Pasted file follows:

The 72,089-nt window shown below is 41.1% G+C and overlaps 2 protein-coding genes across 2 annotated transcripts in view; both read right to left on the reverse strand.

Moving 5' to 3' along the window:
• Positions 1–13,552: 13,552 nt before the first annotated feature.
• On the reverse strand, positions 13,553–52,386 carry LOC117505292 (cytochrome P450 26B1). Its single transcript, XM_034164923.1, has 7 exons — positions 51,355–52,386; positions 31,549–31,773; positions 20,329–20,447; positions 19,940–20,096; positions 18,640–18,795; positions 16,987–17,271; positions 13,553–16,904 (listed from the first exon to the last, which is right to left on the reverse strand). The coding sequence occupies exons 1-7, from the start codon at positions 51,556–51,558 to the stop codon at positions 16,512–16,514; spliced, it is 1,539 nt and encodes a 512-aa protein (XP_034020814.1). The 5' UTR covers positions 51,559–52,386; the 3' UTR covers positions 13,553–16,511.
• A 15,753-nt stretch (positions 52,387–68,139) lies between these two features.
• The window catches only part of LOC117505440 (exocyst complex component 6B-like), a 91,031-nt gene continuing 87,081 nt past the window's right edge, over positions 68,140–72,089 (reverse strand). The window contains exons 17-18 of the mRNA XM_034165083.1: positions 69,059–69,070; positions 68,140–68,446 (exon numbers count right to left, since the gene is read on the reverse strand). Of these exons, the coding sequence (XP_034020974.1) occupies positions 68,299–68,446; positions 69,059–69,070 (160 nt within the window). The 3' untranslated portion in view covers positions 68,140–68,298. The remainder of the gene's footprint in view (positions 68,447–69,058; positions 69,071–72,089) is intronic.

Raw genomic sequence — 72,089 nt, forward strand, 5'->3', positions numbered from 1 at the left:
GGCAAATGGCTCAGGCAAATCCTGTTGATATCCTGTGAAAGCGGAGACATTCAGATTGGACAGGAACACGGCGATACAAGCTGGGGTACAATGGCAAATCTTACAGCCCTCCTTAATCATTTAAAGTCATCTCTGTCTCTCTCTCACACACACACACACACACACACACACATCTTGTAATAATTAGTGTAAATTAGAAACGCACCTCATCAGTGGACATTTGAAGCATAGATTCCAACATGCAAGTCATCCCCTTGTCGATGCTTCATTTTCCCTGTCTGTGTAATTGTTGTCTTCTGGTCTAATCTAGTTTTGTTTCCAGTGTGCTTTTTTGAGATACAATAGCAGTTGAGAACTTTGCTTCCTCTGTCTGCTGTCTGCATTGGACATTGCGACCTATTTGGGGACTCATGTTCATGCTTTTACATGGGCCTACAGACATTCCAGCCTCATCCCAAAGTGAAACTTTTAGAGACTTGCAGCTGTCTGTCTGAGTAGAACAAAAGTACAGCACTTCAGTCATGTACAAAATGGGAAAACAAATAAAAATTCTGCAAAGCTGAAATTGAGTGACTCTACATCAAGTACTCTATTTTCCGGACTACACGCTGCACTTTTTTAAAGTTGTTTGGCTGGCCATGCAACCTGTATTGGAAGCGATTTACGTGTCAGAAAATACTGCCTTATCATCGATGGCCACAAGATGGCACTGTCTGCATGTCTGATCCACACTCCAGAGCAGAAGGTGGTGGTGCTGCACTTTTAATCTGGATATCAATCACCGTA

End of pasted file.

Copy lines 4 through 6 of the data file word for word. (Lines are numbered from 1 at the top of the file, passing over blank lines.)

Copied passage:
• On the reverse strand, positions 13,553–52,386 carry LOC117505292 (cytochrome P450 26B1). Its single transcript, XM_034164923.1, has 7 exons — positions 51,355–52,386; positions 31,549–31,773; positions 20,329–20,447; positions 19,940–20,096; positions 18,640–18,795; positions 16,987–17,271; positions 13,553–16,904 (listed from the first exon to the last, which is right to left on the reverse strand). The coding sequence occupies exons 1-7, from the start codon at positions 51,556–51,558 to the stop codon at positions 16,512–16,514; spliced, it is 1,539 nt and encodes a 512-aa protein (XP_034020814.1). The 5' UTR covers positions 51,559–52,386; the 3' UTR covers positions 13,553–16,511.
• A 15,753-nt stretch (positions 52,387–68,139) lies between these two features.
• The window catches only part of LOC117505440 (exocyst complex component 6B-like), a 91,031-nt gene continuing 87,081 nt past the window's right edge, over positions 68,140–72,089 (reverse strand). The window contains exons 17-18 of the mRNA XM_034165083.1: positions 69,059–69,070; positions 68,140–68,446 (exon numbers count right to left, since the gene is read on the reverse strand). Of these exons, the coding sequence (XP_034020974.1) occupies positions 68,299–68,446; positions 69,059–69,070 (160 nt within the window). The 3' untranslated portion in view covers positions 68,140–68,298. The remainder of the gene's footprint in view (positions 68,447–69,058; positions 69,071–72,089) is intronic.